Difference between revisions of "Military objectives"

<blockquote>In so far as objects are concerned, military objectives are limited to those objects which by their nature, location, purpose or use make an effective contribution to military action and whose total or partial destruction, capture or neutralization, in the circumstances ruling at the time, offers a definite military advantage.</blockquote>
 
The formal scope of application of the Protocol is limited only to [[International armed conflict|international armed conflicts (IACs)]].<ref>Art 1 AP I.</ref> However, an identical definition of military objectives is found in treaties applicable in [[Non-international armed conflict|non-international armed conflicts (NIACs)]].<ref>See, eg, Amended Protocol II to the CCW, Article 2(6); Second Protocol to the Hague Convention for the Protection of Cultural Property, Article 1(f).</ref> Moreover, certain non-party States to the Protocol accept the customary nature of the definition.<ref>See, eg, Brian Egan, Legal Adviser, Department of State, “[https://digital-commons.usnwc.edu/ils/vol92/iss1/7/ Remarks to the American Society of International Law: International Law, Legal Diplomacy, and the Counter-ISIL Campaign]” (1 April 2016) (“In particular, I’d like to spend a few minutes walking through some of the targeting rules that the United States regards as customary international law applicable to all parties in a NIAC: … Insofar as objects are concerned, military objectives are those objects which by their nature, location, purpose or use make an effective contribution to military action and whose total or partial destruction, capture or neutralization, in the circumstances ruling at the time, offers a definite military advantage.”).</ref> Accordingly, the ICRC has characterized the definition of military objectives as a norm of customary international law applicable in both IACs and NIACs.<ref>ICRC Study, rule 8.</ref>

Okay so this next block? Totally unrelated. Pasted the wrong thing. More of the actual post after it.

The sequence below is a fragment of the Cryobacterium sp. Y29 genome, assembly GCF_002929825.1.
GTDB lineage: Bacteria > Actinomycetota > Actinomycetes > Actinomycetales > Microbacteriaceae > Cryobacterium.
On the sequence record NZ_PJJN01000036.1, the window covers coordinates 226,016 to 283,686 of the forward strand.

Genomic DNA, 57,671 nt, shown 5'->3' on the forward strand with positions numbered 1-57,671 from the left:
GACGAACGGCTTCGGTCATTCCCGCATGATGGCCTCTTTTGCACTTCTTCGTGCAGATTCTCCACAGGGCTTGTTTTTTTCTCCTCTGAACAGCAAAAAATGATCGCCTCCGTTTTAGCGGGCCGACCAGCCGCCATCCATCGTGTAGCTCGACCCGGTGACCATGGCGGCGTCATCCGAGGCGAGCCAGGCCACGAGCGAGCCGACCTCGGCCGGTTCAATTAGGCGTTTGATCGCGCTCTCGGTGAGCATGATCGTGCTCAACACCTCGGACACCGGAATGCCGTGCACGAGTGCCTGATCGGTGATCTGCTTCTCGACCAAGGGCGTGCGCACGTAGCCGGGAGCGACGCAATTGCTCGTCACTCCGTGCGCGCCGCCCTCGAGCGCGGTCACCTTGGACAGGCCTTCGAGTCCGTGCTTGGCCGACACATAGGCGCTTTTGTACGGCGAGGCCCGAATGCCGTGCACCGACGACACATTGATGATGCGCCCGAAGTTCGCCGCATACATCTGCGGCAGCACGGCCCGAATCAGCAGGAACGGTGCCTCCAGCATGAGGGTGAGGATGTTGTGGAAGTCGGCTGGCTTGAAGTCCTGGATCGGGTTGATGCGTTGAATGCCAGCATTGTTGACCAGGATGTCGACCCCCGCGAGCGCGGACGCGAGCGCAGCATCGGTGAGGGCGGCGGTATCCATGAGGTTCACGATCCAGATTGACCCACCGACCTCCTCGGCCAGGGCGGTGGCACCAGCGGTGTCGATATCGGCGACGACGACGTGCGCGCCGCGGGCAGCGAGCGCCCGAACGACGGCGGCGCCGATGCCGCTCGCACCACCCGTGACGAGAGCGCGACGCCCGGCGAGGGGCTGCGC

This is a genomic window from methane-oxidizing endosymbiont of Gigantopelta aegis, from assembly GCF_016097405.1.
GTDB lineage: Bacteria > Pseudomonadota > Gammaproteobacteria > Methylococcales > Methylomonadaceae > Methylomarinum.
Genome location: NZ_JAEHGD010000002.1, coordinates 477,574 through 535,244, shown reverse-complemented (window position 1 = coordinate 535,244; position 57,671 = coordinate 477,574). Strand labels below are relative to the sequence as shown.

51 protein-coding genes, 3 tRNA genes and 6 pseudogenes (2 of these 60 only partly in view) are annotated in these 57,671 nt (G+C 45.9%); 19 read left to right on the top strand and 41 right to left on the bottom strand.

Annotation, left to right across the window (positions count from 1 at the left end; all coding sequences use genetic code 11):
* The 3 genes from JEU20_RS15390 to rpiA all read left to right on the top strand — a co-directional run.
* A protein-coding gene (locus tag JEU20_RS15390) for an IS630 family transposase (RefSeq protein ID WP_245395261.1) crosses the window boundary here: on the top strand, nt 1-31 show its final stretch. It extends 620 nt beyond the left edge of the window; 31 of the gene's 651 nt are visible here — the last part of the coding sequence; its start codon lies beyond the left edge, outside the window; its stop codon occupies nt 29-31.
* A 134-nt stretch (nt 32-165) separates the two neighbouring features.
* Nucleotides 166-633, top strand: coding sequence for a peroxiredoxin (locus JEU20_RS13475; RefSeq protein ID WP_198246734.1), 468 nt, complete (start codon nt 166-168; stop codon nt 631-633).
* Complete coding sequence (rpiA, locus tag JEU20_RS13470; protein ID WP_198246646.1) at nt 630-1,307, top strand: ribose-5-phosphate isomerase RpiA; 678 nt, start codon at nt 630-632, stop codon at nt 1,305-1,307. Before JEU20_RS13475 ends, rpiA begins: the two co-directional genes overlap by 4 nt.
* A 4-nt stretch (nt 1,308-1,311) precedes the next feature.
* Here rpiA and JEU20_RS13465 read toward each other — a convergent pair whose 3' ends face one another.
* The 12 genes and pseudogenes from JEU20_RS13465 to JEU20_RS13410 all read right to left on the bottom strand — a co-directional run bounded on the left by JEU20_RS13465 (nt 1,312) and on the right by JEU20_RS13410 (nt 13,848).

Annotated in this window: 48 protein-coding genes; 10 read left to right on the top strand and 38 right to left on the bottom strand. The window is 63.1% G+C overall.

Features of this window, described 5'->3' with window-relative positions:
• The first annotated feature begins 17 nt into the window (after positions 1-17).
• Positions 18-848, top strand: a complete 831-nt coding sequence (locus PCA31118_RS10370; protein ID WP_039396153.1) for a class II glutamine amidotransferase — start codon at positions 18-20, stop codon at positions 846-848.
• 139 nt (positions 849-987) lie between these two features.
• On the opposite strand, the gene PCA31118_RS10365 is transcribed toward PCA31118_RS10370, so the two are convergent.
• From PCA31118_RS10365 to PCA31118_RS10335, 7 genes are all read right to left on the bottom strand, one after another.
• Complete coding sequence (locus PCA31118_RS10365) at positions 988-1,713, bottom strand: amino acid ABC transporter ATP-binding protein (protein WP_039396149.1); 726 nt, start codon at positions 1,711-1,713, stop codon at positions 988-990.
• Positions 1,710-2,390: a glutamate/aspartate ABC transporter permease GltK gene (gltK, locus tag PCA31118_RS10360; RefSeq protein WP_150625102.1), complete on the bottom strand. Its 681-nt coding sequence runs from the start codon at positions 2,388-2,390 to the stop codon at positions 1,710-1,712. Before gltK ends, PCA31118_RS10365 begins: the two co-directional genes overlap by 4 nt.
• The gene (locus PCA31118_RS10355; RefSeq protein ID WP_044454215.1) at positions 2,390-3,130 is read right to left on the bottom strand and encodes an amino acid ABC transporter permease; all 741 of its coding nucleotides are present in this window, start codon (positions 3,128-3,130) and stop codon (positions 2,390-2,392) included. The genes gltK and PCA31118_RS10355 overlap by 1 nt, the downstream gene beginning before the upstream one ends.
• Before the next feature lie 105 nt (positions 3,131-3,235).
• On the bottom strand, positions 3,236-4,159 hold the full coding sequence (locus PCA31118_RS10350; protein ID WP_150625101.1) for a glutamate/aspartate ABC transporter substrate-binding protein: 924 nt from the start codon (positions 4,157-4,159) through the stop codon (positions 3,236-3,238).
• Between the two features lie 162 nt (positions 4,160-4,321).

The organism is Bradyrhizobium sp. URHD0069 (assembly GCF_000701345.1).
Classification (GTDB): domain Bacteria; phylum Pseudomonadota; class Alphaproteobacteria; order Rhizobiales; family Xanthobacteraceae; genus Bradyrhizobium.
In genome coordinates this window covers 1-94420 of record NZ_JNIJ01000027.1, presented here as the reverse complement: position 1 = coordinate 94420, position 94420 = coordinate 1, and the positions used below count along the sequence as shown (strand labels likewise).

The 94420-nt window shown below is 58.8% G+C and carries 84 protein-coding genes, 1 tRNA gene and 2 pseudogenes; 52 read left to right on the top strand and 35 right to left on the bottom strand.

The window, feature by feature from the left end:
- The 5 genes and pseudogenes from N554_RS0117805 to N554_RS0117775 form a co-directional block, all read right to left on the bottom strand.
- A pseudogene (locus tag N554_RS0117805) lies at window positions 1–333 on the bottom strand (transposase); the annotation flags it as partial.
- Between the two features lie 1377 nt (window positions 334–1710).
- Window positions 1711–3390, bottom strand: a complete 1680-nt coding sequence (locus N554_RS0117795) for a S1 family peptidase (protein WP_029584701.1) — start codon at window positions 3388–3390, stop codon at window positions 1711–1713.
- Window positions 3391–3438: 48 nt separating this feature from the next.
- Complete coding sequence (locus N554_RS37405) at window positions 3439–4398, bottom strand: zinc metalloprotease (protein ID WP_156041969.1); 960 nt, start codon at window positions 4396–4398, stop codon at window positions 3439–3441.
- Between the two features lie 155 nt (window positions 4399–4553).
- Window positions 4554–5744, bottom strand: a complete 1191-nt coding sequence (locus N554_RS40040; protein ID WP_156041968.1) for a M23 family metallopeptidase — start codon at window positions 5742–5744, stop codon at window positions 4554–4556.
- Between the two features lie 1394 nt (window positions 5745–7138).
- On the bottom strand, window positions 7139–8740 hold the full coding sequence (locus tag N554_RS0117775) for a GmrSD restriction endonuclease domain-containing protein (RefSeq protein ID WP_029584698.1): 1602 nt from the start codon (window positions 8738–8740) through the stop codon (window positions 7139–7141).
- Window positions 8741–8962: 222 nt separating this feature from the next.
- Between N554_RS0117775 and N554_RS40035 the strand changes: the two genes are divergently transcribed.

Relevant rules of IHL apply to kinetic operations as well as to cyber operations.<ref>Tallinn Manual 2.0, rule 80 (“Cyber operations executed in the context of an armed conflict are subject to the law of armed conflict.”).</ref>